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Fashion sense: the Creative Industries Clusters driving innovation in difficult times

A perfect storm of Brexit, sustainability and COVID-19 means the fashion and textiles industry is facing unprecedented challenges. Two AHRC-funded programmes are bringing together academics and industry – and helping to navigate these choppy waters.

Student showcase event
Year One Showcase (Future Fashion Factory)

The UK has a fashion and textiles industry that is highly regarded around the globe. While fashion alone brings in an estimated £32 billion to the economy, the wider fashion, textiles and technology industry encompasses everything from the agriculture of raw materials to the advertising of garments. Over the past 18 months, the work of two highly-collaborative programmes – Business of Fashion, Textiles and Technology (BFTT) and Future Fashion Factory (FFF) – has provided a driving force in innovation to ensure the UK industry remains at the forefront of creativity and technology, despite the huge challenges presented by Brexit, the circular economy and, most recently, COVID-19.

BFTT (based at University of the Arts London) and FFF (University of Leeds) are part of the Arts and Humanities Research Council’s Creative Industries Clusters Programme (CICP), launched in 2018 to strengthen partnerships between universities and industry and address some of the most pressing challenges faced by the creative industries.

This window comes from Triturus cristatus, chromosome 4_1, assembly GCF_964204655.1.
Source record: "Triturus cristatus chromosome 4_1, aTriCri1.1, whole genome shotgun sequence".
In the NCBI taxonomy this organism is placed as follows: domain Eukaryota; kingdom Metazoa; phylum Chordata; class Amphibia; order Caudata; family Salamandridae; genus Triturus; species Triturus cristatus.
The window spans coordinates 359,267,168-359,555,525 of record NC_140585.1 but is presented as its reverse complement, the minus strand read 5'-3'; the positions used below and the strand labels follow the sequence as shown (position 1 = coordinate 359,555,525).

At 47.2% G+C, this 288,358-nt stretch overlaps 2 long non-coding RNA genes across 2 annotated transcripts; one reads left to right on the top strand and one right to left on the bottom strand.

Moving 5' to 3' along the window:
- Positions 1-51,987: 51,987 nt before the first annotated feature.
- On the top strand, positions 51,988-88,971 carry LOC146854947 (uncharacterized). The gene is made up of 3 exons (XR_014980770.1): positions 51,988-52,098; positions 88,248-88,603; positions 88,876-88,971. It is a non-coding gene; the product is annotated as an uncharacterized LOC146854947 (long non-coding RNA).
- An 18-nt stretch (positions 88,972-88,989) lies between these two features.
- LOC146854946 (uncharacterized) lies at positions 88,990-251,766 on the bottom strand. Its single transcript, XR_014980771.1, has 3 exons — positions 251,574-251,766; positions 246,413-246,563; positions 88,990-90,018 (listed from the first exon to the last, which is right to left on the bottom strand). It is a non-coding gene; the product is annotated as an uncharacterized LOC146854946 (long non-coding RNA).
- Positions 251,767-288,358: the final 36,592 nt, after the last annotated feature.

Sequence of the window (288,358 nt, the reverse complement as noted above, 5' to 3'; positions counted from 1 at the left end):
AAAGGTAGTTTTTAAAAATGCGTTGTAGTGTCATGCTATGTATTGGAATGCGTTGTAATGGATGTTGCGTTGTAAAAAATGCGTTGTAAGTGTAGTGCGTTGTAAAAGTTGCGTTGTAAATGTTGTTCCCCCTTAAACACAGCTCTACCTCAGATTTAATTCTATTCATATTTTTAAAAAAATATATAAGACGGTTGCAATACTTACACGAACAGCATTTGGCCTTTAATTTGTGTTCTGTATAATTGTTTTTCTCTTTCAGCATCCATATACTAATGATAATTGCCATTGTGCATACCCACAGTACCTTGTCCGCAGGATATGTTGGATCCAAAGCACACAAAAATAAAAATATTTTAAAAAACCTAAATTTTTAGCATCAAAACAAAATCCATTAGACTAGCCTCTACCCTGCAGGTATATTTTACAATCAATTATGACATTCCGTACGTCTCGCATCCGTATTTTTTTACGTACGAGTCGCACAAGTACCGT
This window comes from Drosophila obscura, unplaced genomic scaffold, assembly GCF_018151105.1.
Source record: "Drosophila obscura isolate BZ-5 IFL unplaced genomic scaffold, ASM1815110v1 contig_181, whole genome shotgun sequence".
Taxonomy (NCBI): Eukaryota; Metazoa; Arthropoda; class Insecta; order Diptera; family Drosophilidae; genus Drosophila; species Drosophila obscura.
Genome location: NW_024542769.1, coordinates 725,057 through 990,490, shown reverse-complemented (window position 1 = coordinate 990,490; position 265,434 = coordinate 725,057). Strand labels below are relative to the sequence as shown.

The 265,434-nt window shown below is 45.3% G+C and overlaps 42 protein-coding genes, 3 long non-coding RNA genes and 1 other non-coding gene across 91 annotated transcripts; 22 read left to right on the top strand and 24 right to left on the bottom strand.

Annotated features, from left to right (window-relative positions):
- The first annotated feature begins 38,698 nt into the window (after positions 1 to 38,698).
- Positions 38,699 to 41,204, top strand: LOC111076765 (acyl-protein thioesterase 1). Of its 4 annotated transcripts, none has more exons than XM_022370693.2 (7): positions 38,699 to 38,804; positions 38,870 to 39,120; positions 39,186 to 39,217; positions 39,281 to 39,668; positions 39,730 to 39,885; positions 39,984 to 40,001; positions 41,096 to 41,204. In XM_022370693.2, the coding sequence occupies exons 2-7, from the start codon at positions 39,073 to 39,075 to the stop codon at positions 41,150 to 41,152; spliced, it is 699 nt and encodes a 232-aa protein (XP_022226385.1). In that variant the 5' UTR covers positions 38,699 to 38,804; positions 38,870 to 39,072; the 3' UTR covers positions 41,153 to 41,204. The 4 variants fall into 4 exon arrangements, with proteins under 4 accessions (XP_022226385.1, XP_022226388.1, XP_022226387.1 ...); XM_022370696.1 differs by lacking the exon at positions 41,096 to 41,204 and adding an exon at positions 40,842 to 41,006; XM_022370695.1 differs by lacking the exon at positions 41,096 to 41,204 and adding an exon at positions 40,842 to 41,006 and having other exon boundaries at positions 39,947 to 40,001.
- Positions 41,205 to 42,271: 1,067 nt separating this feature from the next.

“This is very much a collaborative research and development effort, with industry defining the challenges and then leveraging academic expertise to help create solutions,” explains Professor Stephen Russell, Programme Director of FFF. “Being led by industry in this way means we are focussing on fixing real problems and working with the businesses that have the means to implement solutions and maximise the benefit to industry and the UK.”

Gathering industry insights

Key industry insights were pinpointed by BFTT, which has been in touch with more than 2500 organisations and gathered more than 800 responses from fashion and textiles business owners, founders and chief executives across the UK supply chain in the UK’s largest national survey of the industry to date, completed pre COVID-19.

A native woman herding yaks in Mongolia
Using natural fibres, such as those of the indigenous yak and camel that have roamed the Khangai Mountains of western Mongolia. Credit: Tengri (supported by BFTT)

The work of the two clusters has come at “exactly the right time” for the UK fashion and textiles industry, says Professor Jane Harris, Programme Director of BFTT. “For decades this sector has had no agency in terms of leading its own R&D agenda. It has had technology imposed where it’s either not been needed, or considered environmentally sustainable – innovation opportunities are significantly greater, and more insightful than LEDs on dresses!” she says. “We’re now at a point where the Government’s Industrial Strategy is looking at the circular economy, and people such as Greta Thunberg and Sir David Attenborough have flicked a switch on cultural attitudes to sustainability. This creates many challenges for an industry that is traditionally so wasteful, but it also means there’s tremendous opportunity for innovation in very real terms for the UK.”